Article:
To introduce our consulting services, The Next Practice offers a variety of presentations and 1-3 day workshops, based on cutting edge project experiences and our unique approaches. Presentations are designed to help inspire your organization to pursue new innovation challenges. Workshops build on the presentation content, providing exercises and templates to prepare for your next innovation project. The precise content, design, and length of both presentations and workshops are customized for your audience and objectives.
If you would like to discuss engaging TNP for a presentation or workshop, please email our contact address. We will set up a call.
Discovering the Next Market
Whether in the saturated markets of mature industries or in the large but less transparent informal markets of developing countries, establishing a differentiated market position and deeper market share presents similar challenges. In this workshop we introduce two key practices for exploring a new and differentiated market positioning. These practices focus on the articulation of a ‘new category’ offer that provides enriched value to the customer or consumer relative the conventional offer. Establishing a new category does not always require a disruptive technology or new infrastructure, but it does require alteration of the dominant logic of the existing category. The first step is to understand priority consumers more holistically and granularly, within the context of their lives, discerning how to combine and maximize functional and emotional benefits within their context. This enables the formulation of hypotheses for enriched value propositions. The next step is to assess whether and how these hypothetical value propositions could be consistently delivered with high standards. In this workshop, we will also explore the concept of ‘value networks’ for the delivery of enriched value propositions, as an alternative to the value chains created for today’s established categories.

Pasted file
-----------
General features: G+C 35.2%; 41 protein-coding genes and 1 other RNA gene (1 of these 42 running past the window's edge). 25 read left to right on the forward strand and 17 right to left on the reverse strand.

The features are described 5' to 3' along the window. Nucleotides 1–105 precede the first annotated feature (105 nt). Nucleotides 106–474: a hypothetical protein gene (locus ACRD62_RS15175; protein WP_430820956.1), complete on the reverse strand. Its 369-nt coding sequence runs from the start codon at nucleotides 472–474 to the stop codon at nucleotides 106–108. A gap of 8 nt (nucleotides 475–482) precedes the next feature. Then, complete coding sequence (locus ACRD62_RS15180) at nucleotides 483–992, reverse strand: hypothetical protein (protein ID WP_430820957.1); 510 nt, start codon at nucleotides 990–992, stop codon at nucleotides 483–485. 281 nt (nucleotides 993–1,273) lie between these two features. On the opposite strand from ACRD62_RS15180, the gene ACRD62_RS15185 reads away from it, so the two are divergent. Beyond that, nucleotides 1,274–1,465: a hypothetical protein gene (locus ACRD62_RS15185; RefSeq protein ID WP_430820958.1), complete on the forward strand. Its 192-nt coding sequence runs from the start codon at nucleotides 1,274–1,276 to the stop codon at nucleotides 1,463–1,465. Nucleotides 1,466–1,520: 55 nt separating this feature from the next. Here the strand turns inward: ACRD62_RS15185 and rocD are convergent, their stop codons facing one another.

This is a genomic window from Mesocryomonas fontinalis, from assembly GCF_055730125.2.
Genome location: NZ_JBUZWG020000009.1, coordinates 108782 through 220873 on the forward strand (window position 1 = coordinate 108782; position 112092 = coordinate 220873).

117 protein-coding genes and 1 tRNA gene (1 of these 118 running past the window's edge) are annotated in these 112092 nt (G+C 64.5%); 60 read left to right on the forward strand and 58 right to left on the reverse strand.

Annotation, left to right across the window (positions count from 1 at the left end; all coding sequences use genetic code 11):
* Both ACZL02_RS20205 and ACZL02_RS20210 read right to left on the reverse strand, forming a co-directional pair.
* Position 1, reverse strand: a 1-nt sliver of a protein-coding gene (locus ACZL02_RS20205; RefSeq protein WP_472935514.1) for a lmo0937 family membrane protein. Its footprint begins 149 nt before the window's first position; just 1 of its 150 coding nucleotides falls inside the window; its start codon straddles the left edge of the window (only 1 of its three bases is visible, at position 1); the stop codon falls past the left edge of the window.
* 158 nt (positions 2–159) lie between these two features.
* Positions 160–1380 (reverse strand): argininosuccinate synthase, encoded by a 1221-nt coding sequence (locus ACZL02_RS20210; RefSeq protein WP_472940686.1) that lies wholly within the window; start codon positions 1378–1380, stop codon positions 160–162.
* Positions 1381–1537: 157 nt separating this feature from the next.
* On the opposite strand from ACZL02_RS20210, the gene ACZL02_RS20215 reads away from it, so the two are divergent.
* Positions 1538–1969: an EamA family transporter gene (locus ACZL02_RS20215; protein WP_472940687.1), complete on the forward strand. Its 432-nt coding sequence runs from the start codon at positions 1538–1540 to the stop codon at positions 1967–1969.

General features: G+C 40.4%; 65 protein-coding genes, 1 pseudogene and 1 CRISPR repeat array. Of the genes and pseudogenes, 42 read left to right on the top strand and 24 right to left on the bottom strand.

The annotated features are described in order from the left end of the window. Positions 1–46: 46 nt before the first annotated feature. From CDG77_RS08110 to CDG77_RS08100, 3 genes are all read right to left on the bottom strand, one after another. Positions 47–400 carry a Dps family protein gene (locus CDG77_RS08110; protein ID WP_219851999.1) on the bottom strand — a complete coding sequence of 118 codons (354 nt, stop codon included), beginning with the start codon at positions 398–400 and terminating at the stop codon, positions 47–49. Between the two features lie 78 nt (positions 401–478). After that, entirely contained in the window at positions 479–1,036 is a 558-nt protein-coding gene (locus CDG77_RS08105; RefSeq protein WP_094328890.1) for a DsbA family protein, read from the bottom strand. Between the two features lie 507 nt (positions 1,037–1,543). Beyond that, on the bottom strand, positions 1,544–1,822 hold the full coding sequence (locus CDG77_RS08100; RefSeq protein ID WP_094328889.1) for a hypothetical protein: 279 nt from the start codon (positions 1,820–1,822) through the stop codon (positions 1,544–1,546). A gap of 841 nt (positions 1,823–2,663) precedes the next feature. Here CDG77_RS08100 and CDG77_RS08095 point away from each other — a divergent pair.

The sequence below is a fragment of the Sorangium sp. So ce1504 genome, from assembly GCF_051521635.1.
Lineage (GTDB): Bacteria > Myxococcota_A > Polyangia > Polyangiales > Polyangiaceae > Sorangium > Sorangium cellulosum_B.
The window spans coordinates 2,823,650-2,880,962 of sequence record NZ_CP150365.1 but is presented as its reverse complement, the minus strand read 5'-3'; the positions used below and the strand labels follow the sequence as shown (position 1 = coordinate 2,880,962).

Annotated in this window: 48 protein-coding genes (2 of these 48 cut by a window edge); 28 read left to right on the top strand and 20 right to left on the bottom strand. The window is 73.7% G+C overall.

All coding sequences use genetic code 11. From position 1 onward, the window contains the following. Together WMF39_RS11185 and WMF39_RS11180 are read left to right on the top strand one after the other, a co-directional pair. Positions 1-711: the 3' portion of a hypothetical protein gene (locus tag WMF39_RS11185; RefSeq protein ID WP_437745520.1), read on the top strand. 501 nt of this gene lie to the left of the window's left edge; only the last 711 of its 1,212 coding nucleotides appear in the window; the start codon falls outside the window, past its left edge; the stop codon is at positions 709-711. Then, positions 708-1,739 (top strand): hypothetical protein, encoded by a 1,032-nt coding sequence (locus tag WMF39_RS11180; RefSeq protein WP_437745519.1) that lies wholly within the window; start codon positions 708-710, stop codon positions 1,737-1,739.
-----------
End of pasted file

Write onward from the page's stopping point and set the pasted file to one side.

Base of the Pyramid (BoP) Business Lines
The Next Practice has had the privilege of working with C.K. Prahalad, the guru of ‘BoP’ business, since before the publication of his bestseller, The Fortune at the Bottom of the Pyramid. With a decade of BoP practice leadership under our belts, this presentation or workshop highlights the unique strategy and practice challenges of building profitable market-based solutions for emerging, lower income consumer markets. We provide an inside story on the development of some of the most successful and highly recognized BoP success stories. Workshop activities focus on the review or design of your company’s BoP strategy and business development process, a TNP service used by client companies such as Bimbo, bp, Britannia, Nestle, Novartis, and Visa prior to starting their BoP innovation efforts
Urban Performance through Strategic Design